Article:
A Bold Life: Dr. Ronald G. Curran

Western North Carolina AIDS Project director Dr. Ron Curran. Photo by Matt Rose.

Western North Carolina AIDS Project director Dr. Ron Curran. Photo by Matt Rose.

When Dr. Ronald G. Curran was hired 10 years ago as the executive director of the Western North Carolina AIDS Project, the nonprofit was struggling. The nonprofit’s financial picture was so bleak that both the state and the Asheville-Buncombe United Way deemed WNCAP’s survival to be “at risk.”

Those associated with WNCAP give Curran credit for turning the organization around. Today, WNCAP is a regional leader in HIV/AIDS prevention and care and has $140,000 in reserves with an annual budget of $730,000.

WNCAP will soon be without Curran, who plans to retire June 30. As he nears retirement, Curran says he will miss the clients that WNCAP serves.

“I’ll miss the folks that I work with and the board of directors who have been very supportive,” he says. “I’ll also miss the clients that we serve. I really take pleasure in seeing their successes and our ability to help them to improve their lives.”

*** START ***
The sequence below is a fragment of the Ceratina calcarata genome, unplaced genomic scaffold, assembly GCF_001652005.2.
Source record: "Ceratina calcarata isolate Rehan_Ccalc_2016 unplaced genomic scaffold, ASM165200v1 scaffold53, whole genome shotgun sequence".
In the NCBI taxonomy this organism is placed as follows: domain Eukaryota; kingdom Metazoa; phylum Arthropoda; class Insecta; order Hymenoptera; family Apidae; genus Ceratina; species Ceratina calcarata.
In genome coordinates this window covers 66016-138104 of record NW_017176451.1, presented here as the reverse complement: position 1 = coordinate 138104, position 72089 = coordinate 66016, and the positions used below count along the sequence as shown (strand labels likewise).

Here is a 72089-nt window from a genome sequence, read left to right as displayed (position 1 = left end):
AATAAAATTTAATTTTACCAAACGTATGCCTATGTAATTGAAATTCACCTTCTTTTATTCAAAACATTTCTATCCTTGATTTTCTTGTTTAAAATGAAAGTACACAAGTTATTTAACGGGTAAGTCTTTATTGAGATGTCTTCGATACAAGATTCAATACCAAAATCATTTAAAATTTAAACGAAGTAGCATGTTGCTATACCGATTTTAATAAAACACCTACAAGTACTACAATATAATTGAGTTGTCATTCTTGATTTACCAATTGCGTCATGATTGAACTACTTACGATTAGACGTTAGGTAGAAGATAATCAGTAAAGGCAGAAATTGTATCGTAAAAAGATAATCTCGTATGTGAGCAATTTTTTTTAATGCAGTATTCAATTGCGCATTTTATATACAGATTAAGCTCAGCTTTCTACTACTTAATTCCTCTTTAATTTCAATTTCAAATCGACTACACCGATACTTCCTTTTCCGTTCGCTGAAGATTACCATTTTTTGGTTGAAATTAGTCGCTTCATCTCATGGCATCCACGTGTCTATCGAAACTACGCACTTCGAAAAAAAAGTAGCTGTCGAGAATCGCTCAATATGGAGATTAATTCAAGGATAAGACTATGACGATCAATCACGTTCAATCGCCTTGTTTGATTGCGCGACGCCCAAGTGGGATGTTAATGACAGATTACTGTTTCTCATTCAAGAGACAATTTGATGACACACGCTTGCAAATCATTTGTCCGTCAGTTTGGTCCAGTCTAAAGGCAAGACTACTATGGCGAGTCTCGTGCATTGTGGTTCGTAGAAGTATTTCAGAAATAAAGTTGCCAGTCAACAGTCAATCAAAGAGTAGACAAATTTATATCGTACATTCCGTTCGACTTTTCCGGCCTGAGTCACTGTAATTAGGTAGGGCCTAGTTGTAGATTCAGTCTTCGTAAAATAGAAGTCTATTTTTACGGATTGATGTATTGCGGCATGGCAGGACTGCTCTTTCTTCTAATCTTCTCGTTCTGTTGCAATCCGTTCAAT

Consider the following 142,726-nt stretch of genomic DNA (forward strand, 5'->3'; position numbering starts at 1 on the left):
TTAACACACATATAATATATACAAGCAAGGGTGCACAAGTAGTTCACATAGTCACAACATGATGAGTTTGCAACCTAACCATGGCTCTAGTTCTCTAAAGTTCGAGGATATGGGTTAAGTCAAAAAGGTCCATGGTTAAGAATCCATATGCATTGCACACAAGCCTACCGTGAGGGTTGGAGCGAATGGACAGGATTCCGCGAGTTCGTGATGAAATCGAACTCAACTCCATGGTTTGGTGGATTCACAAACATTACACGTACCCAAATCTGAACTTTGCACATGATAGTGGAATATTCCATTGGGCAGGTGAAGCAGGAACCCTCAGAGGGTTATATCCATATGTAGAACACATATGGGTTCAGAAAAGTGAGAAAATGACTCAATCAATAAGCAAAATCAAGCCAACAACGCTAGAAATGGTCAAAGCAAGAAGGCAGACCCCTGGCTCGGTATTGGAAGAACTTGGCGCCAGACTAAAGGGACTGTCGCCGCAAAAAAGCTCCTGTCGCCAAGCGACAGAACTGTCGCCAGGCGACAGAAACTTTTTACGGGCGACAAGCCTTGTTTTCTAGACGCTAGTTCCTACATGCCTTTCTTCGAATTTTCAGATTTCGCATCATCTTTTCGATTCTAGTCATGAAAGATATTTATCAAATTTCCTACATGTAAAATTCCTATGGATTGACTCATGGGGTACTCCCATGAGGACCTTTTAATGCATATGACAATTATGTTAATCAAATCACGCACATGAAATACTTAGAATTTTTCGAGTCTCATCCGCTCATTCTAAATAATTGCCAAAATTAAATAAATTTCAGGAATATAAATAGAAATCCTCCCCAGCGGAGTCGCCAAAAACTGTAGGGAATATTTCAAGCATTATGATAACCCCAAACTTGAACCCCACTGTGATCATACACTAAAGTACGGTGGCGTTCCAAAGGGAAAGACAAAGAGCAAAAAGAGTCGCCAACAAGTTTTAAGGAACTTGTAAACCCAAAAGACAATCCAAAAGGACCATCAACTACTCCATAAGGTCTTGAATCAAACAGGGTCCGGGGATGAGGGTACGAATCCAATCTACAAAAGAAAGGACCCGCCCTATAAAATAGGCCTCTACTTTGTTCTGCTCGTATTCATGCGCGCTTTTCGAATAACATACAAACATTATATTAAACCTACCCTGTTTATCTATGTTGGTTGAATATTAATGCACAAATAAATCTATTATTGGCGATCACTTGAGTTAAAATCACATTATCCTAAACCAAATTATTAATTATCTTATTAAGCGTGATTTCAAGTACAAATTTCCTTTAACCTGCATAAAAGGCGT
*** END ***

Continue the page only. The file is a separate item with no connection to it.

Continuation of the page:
Curran says he won’t completely retire. He hopes to continue working in some capacity with nonprofits as well as manage his 5-acre horse farm. Looking back on his career at WNCAP, Curran says the organization strives to help those infected with HIV and AIDS.

“I’m impressed with the quality of the services that we provide to individuals,” Curran says. “We’ve also developed programs to attack the stigma that folks have about HIV and AIDS and hopefully make living in this part of the state a little easier for people who are infected.”

During Curran’s tenure, WNCAP moved to its current location on Fairview Road, retired $50,000 of mortgage debt, and partnered with Western North Carolina Community Health Services to form the Appalachian HIV Wellness Network. HIV case management services were also expanded to 19 counties.

Curran says the number of clients WNCAP serves is holding steady at 450 individuals. He says WNCAP works hard to educate people about AIDS awareness and to make healthy decisions.

“Our number of clients has remained pretty stable,” he says. “Some clients leave us and others come in, so we’re hopefully working toward keeping new infections down in the region. I think our prevention programs are assisting with that and making people aware. We’re working with young people and making them aware of the need to practice a good lifestyle.”

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